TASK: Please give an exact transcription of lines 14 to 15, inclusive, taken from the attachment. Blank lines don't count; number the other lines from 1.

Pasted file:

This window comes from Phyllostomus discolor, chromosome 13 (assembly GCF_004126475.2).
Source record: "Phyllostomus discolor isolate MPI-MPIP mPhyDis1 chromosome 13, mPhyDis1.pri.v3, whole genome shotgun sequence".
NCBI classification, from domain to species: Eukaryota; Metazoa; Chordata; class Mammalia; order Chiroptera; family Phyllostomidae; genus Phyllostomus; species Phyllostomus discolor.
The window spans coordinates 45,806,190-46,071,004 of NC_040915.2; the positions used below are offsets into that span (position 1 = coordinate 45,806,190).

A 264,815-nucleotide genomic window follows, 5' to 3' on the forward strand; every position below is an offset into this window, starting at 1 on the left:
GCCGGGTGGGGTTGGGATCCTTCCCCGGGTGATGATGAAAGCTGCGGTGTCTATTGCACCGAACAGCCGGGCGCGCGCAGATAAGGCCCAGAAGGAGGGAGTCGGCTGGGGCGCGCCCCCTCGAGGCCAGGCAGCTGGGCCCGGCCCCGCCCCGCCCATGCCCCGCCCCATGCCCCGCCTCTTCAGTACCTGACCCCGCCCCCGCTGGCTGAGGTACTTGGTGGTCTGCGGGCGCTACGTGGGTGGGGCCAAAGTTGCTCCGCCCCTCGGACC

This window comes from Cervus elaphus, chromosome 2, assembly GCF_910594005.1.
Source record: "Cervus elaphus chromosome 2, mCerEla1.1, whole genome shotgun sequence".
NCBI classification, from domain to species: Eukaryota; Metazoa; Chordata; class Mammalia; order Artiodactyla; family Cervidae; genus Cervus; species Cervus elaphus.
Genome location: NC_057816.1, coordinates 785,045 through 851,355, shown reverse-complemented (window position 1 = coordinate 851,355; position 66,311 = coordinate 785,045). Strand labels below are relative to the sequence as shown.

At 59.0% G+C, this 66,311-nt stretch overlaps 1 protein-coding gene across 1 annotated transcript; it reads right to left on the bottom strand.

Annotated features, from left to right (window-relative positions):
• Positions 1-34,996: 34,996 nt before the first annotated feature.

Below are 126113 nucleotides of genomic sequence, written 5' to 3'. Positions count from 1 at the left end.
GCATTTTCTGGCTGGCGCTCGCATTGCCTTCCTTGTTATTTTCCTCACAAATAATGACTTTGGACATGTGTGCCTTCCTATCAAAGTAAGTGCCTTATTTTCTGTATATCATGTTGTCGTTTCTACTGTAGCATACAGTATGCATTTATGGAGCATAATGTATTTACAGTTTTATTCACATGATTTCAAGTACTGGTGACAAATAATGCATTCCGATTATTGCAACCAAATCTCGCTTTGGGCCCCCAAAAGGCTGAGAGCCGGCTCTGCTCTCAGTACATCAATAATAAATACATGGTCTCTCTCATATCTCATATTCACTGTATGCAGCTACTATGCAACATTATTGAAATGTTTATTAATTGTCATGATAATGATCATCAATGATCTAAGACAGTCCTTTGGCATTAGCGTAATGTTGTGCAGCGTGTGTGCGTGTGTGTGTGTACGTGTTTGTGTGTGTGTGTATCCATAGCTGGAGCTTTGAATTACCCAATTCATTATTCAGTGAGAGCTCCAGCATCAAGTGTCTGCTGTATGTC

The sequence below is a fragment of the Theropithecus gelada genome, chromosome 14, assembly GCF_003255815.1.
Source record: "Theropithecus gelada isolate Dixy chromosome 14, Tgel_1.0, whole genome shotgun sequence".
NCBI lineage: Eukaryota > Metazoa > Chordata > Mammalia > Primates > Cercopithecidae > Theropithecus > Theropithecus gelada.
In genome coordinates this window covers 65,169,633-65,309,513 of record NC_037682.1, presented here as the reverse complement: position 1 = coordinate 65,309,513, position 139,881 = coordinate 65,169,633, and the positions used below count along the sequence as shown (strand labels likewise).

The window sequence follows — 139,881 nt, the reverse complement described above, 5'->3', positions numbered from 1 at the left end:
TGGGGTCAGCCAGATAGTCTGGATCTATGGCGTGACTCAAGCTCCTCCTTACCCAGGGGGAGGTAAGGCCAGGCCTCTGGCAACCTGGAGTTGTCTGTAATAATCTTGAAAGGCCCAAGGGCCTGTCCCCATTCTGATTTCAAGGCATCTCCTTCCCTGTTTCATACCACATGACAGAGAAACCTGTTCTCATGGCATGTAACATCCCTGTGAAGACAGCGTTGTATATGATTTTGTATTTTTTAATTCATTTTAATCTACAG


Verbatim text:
Below are 126113 nucleotides of genomic sequence, written 5' to 3'. Positions count from 1 at the left end.
GCATTTTCTGGCTGGCGCTCGCATTGCCTTCCTTGTTATTTTCCTCACAAATAATGACTTTGGACATGTGTGCCTTCCTATCAAAGTAAGTGCCTTATTTTCTGTATATCATGTTGTCGTTTCTACTGTAGCATACAGTATGCATTTATGGAGCATAATGTATTTACAGTTTTATTCACATGATTTCAAGTACTGGTGACAAATAATGCATTCCGATTATTGCAACCAAATCTCGCTTTGGGCCCCCAAAAGGCTGAGAGCCGGCTCTGCTCTCAGTACATCAATAATAAATACATGGTCTCTCTCATATCTCATATTCACTGTATGCAGCTACTATGCAACATTATTGAAATGTTTATTAATTGTCATGATAATGATCATCAATGATCTAAGACAGTCCTTTGGCATTAGCGTAATGTTGTGCAGCGTGTGTGCGTGTGTGTGTGTACGTGTTTGTGTGTGTGTGTATCCATAGCTGGAGCTTTGAATTACCCAATTCATTATTCAGTGAGAGCTCCAGCATCAAGTGTCTGCTGTATGTC